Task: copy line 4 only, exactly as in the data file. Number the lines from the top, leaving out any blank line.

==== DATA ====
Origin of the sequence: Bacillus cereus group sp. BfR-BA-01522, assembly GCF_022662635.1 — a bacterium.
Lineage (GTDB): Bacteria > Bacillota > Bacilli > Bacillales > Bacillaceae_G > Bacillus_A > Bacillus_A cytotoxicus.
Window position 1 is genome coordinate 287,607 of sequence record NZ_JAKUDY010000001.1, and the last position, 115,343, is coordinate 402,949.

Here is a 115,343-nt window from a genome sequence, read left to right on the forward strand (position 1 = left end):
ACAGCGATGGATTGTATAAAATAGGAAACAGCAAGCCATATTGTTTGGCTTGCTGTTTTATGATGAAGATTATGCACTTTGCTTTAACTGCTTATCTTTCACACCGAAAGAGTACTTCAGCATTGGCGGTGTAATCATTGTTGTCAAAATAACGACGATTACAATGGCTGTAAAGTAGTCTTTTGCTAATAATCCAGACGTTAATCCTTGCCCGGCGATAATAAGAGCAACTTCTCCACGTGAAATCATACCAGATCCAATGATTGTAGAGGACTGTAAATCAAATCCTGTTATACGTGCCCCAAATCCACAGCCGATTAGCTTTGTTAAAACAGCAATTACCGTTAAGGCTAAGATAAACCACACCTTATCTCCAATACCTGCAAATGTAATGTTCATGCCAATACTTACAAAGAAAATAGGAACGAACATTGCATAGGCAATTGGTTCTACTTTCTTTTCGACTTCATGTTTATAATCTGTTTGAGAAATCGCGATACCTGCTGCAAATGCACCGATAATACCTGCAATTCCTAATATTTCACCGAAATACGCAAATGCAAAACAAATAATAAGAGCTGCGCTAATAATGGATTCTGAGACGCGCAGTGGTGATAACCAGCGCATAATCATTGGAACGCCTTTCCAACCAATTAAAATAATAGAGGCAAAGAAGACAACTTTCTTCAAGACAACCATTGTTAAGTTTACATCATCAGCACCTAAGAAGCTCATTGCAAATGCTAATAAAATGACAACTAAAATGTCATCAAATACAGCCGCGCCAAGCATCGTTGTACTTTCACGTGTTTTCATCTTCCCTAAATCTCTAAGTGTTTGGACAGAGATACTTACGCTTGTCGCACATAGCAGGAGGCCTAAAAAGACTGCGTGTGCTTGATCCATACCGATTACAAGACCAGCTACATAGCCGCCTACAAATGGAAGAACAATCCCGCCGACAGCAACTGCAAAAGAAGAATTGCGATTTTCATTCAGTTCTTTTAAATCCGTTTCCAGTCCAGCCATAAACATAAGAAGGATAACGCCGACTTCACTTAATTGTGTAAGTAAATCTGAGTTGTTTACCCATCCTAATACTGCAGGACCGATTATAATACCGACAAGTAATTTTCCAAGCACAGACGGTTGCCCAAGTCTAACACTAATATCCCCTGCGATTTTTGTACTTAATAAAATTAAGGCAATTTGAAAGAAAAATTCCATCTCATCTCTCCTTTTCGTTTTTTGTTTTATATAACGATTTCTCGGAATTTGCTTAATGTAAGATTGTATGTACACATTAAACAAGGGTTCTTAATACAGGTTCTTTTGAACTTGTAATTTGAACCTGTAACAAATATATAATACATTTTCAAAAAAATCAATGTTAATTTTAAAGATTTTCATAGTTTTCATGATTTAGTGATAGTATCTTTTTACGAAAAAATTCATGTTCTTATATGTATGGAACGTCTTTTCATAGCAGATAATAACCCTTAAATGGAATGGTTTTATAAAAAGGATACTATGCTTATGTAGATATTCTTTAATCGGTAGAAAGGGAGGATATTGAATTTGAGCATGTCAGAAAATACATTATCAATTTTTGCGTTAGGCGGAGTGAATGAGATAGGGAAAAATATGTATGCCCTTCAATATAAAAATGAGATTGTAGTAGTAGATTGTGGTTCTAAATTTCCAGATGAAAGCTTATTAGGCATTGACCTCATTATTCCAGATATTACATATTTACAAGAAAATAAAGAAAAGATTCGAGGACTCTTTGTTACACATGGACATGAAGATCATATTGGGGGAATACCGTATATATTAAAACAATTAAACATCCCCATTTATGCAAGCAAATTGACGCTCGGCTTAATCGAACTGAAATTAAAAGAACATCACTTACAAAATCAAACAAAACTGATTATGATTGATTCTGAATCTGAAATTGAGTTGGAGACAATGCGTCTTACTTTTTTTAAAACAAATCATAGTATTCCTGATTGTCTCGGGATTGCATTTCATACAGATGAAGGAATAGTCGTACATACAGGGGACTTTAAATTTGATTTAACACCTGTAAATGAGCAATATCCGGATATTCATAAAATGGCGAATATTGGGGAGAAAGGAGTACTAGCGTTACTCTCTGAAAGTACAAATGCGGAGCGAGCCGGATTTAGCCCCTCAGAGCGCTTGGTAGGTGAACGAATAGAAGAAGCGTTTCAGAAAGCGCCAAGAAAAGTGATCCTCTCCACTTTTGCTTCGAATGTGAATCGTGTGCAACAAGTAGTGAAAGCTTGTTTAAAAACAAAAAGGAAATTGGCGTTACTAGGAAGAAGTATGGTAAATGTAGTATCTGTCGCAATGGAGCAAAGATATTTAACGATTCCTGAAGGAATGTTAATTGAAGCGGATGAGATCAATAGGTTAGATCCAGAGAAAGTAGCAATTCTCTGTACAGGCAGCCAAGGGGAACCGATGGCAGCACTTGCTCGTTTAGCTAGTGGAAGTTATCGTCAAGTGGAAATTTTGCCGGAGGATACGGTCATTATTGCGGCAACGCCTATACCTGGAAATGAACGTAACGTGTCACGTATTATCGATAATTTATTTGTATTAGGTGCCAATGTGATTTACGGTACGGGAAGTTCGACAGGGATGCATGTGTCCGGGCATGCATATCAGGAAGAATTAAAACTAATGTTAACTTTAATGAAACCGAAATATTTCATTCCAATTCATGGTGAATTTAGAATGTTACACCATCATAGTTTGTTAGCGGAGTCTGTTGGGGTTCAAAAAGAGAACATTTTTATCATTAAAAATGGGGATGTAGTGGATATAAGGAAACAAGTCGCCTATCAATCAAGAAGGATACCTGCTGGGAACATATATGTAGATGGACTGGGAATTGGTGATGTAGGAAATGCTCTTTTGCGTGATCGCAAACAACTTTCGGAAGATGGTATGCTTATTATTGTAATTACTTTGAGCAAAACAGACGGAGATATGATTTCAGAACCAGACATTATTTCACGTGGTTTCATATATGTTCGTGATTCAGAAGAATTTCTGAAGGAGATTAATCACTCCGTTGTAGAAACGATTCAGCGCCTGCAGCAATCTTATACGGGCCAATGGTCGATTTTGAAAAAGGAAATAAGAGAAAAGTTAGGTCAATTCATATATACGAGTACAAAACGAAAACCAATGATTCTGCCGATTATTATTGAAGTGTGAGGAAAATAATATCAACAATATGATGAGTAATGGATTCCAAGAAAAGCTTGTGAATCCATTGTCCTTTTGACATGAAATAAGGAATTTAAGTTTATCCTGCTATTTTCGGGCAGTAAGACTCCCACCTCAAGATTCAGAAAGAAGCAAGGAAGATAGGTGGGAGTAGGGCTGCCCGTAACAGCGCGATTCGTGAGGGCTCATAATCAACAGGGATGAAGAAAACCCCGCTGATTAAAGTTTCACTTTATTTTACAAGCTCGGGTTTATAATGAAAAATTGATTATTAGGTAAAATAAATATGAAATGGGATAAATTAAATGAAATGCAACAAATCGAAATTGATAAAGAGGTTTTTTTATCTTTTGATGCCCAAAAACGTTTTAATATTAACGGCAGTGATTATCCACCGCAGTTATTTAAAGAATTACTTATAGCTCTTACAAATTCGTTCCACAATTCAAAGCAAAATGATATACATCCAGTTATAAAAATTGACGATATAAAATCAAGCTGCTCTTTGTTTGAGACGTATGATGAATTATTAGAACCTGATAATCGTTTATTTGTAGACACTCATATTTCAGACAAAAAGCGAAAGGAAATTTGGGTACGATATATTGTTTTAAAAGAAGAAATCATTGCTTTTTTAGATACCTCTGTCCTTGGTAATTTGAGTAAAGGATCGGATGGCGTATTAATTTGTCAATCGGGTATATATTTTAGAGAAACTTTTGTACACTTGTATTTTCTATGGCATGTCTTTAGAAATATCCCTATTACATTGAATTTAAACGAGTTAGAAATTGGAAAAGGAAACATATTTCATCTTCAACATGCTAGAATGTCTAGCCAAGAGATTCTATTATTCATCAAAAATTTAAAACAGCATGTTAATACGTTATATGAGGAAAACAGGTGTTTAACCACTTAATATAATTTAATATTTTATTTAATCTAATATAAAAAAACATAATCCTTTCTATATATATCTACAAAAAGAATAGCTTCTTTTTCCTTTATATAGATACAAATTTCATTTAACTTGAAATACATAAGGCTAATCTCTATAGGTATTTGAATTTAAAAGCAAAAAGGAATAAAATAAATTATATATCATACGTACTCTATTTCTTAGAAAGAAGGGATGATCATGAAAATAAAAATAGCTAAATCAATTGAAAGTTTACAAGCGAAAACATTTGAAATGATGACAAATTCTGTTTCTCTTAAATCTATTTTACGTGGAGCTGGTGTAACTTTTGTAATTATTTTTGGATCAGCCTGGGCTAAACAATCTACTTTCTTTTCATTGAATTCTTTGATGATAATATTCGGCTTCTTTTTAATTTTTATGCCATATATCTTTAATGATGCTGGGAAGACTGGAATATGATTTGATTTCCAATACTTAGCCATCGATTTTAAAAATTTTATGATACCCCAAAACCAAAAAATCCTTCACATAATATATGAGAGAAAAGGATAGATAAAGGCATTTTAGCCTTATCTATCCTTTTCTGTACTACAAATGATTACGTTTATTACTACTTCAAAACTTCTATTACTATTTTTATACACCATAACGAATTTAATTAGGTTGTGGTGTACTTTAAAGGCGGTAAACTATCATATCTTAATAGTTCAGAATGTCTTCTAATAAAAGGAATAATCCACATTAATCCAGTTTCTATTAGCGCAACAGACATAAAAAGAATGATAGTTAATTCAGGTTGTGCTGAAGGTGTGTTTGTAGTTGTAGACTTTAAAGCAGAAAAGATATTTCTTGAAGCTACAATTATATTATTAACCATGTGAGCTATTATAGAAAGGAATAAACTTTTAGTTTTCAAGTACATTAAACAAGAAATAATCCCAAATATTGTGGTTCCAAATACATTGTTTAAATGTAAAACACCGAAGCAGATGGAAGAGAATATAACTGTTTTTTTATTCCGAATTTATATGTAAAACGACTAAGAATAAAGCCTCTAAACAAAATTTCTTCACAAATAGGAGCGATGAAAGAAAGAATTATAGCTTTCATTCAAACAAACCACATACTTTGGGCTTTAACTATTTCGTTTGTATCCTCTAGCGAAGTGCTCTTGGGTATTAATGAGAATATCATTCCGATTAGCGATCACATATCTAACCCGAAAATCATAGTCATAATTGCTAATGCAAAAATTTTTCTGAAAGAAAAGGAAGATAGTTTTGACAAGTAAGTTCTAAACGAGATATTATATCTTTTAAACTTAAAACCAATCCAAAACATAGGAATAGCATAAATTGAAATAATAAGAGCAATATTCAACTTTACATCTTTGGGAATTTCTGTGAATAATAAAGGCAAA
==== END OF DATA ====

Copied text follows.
Here is a 115,343-nt window from a genome sequence, read left to right on the forward strand (position 1 = left end):